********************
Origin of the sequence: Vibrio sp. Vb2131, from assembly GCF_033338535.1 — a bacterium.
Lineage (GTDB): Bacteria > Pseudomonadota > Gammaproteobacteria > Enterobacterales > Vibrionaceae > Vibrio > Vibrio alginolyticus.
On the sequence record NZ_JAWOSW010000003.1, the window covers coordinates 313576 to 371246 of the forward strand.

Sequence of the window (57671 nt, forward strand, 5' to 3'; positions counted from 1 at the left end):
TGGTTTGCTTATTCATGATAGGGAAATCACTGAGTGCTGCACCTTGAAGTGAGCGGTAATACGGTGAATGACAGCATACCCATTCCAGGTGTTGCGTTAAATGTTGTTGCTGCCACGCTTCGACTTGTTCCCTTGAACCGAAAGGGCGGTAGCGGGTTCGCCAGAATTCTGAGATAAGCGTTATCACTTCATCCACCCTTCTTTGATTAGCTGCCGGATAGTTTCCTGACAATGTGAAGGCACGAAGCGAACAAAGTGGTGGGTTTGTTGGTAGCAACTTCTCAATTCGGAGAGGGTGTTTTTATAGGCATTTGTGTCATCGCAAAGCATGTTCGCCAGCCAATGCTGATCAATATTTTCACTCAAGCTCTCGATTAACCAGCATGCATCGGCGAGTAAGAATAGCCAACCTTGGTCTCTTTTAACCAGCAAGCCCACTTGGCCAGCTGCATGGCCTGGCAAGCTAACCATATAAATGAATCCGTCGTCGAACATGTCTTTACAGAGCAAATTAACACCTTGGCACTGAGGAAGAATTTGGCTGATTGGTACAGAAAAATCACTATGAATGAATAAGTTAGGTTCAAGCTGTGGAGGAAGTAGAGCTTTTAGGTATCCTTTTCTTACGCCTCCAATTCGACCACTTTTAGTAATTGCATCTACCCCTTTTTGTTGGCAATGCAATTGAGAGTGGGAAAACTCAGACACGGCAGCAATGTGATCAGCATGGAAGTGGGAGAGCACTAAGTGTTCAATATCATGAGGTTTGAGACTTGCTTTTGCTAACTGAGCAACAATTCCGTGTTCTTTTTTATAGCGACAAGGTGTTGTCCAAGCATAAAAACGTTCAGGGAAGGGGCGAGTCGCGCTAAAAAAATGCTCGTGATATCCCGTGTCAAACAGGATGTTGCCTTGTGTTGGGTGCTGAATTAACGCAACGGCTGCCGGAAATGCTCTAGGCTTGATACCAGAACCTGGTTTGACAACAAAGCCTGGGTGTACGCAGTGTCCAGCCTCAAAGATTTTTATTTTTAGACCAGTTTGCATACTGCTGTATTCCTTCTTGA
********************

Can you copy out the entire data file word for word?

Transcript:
Origin of the sequence: Vibrio sp. Vb2131, from assembly GCF_033338535.1 — a bacterium.
Lineage (GTDB): Bacteria > Pseudomonadota > Gammaproteobacteria > Enterobacterales > Vibrionaceae > Vibrio > Vibrio alginolyticus.
On the sequence record NZ_JAWOSW010000003.1, the window covers coordinates 313576 to 371246 of the forward strand.

Sequence of the window (57671 nt, forward strand, 5' to 3'; positions counted from 1 at the left end):
TGGTTTGCTTATTCATGATAGGGAAATCACTGAGTGCTGCACCTTGAAGTGAGCGGTAATACGGTGAATGACAGCATACCCATTCCAGGTGTTGCGTTAAATGTTGTTGCTGCCACGCTTCGACTTGTTCCCTTGAACCGAAAGGGCGGTAGCGGGTTCGCCAGAATTCTGAGATAAGCGTTATCACTTCATCCACCCTTCTTTGATTAGCTGCCGGATAGTTTCCTGACAATGTGAAGGCACGAAGCGAACAAAGTGGTGGGTTTGTTGGTAGCAACTTCTCAATTCGGAGAGGGTGTTTTTATAGGCATTTGTGTCATCGCAAAGCATGTTCGCCAGCCAATGCTGATCAATATTTTCACTCAAGCTCTCGATTAACCAGCATGCATCGGCGAGTAAGAATAGCCAACCTTGGTCTCTTTTAACCAGCAAGCCCACTTGGCCAGCTGCATGGCCTGGCAAGCTAACCATATAAATGAATCCGTCGTCGAACATGTCTTTACAGAGCAAATTAACACCTTGGCACTGAGGAAGAATTTGGCTGATTGGTACAGAAAAATCACTATGAATGAATAAGTTAGGTTCAAGCTGTGGAGGAAGTAGAGCTTTTAGGTATCCTTTTCTTACGCCTCCAATTCGACCACTTTTAGTAATTGCATCTACCCCTTTTTGTTGGCAATGCAATTGAGAGTGGGAAAACTCAGACACGGCAGCAATGTGATCAGCATGGAAGTGGGAGAGCACTAAGTGTTCAATATCATGAGGTTTGAGACTTGCTTTTGCTAACTGAGCAACAATTCCGTGTTCTTTTTTATAGCGACAAGGTGTTGTCCAAGCATAAAAACGTTCAGGGAAGGGGCGAGTCGCGCTAAAAAAATGCTCGTGATATCCCGTGTCAAACAGGATGTTGCCTTGTGTTGGGTGCTGAATTAACGCAACGGCTGCCGGAAATGCTCTAGGCTTGATACCAGAACCTGGTTTGACAACAAAGCCTGGGTGTACGCAGTGTCCAGCCTCAAAGATTTTTATTTTTAGACCAGTTTGCATACTGCTGTATTCCTTCTTGA